If I'm reading this correctly, your hypothesis is "More Film = lower offensive production." If we want to investigate that claim, we can do so without comparing UM to other teams, simply by comparing it to itself. I tallied the (points for) and (total yards) for each game and averaged them.
If your assumption is correct, we expect that teams with more film will allow fewer points and fewer yards than each team previous, since they've got more film to use to figure the offense out.
Stats taken from ESPN box scores:
UCONN 30 pts, 473 yds
ND 28 pts, 532 yds
UMASS 42 pts 525 yds
BG 65 pts, 721
IND 42 pts 574 yds
MSU 17 pts 377 yds
IOWA 28 pts 522 yds
PSU 31 pts 423 yds
ILL 45 pts (reg) ~ 600 yds (total was 676)
PUR 27 pts, 395 yds
WISC 28 pts 442 yds
MEAN Points for: 35 total yards: ~500
MEAN(Big10) 31 pts., total yards ~476
MEAN(Big10-PUR) points for: 32, total yards: ~490 (Removed becasue weather was so different from most other games)
1. I don't think the data supports your hypothesis that more film -> less offense. Wisconsin had a LOT more film than MSU against more "quality" opponents, so we would expect a MUCH better day from the Wisconsin D. Yet MSU was able to put a lid on the Michigan Offense more adeptly than Wisconsin, Iowa, or PSU. Also, teams like ILL got crushed by UMs offense despite having lots of film showing the UM Offense having "bad" days vs. MSU, IOWA, and PSU.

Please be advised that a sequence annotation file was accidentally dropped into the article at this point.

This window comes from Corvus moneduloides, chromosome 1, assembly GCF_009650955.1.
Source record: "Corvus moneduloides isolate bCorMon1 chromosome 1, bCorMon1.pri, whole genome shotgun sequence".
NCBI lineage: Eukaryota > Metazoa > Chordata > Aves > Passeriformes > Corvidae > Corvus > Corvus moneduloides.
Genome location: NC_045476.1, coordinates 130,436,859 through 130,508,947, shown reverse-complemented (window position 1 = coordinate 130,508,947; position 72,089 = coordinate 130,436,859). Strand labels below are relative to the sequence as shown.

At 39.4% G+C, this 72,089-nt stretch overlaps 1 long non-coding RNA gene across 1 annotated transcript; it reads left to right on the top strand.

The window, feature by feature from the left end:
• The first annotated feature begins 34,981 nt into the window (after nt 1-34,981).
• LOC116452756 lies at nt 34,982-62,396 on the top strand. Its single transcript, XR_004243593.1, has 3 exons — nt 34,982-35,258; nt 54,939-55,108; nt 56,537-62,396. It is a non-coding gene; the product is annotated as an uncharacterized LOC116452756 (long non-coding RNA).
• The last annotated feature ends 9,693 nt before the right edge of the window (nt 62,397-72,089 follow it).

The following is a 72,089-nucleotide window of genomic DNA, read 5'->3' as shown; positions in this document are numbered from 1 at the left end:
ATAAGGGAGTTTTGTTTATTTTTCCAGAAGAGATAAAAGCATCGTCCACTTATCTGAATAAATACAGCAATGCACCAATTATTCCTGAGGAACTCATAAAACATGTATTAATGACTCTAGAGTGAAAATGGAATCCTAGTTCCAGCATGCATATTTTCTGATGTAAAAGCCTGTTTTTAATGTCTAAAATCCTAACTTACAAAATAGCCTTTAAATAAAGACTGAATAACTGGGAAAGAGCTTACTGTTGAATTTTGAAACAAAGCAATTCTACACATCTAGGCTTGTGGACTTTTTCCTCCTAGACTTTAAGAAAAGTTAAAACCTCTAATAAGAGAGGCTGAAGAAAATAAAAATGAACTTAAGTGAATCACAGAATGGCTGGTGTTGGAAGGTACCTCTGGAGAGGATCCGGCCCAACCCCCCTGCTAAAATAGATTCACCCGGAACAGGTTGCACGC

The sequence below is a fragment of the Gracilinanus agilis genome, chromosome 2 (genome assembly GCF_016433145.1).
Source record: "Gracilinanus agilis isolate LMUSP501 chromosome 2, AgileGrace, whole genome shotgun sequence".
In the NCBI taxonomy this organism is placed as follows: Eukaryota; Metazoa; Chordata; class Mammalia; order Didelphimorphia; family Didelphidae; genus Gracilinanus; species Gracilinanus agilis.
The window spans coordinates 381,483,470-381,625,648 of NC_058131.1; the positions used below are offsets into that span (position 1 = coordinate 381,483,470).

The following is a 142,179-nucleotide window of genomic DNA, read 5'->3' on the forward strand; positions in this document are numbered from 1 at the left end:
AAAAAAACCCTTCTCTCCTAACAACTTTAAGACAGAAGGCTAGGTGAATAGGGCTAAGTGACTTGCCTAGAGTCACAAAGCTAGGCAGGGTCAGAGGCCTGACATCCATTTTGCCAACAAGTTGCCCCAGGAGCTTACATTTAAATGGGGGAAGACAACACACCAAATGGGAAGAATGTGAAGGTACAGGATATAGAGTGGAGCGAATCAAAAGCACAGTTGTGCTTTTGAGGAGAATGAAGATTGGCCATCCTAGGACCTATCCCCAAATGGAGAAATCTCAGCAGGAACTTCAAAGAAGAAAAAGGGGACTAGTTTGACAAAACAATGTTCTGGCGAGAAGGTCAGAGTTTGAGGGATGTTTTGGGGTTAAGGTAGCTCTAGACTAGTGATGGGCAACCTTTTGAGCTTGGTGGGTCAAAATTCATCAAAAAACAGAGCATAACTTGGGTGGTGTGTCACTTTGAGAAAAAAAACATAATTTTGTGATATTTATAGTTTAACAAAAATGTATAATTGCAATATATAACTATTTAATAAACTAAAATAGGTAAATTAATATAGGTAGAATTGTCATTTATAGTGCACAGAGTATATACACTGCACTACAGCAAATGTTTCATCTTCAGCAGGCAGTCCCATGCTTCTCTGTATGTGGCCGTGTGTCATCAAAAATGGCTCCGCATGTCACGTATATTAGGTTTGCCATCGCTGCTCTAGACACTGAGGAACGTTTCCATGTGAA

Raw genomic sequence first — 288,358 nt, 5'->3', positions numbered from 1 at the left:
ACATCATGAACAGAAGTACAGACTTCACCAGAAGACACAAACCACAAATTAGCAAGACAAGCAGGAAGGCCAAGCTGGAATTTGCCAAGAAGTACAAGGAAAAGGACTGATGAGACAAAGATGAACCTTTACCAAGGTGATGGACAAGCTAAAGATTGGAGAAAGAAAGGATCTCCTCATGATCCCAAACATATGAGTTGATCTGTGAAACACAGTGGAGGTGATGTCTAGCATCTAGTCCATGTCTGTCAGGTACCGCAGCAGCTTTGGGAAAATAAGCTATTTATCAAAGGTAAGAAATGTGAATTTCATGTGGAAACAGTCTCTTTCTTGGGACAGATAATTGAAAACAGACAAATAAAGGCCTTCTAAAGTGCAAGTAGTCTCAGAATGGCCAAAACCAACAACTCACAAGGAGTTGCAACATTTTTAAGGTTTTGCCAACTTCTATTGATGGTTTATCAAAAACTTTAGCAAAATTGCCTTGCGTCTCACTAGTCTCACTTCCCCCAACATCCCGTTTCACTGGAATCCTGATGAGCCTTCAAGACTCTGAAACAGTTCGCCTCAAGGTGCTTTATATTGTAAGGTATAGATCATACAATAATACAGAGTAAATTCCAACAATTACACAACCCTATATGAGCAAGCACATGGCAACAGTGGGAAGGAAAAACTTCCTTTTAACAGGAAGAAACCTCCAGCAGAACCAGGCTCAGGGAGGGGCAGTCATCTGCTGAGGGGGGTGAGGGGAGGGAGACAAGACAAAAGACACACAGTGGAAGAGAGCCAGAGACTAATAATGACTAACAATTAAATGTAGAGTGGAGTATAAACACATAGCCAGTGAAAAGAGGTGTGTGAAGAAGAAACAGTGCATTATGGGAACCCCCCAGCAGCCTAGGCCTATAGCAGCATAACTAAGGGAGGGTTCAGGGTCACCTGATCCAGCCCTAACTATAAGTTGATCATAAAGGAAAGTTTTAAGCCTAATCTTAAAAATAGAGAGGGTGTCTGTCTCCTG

2. There seems to be a slight downward trend as the season trails off, but more data would be required to determine if A. it is a real effect or my perception, and B. whether this is explained entirely by increased quality of our opponents defenses.
3. take with a grain of salt, as this has a small sample size and does not take into account the quality of opponent defense. I assume that teams like MSU, PSU, IOWA, and WISC and ILL are all roughly equivalent on defense, which is probably not true.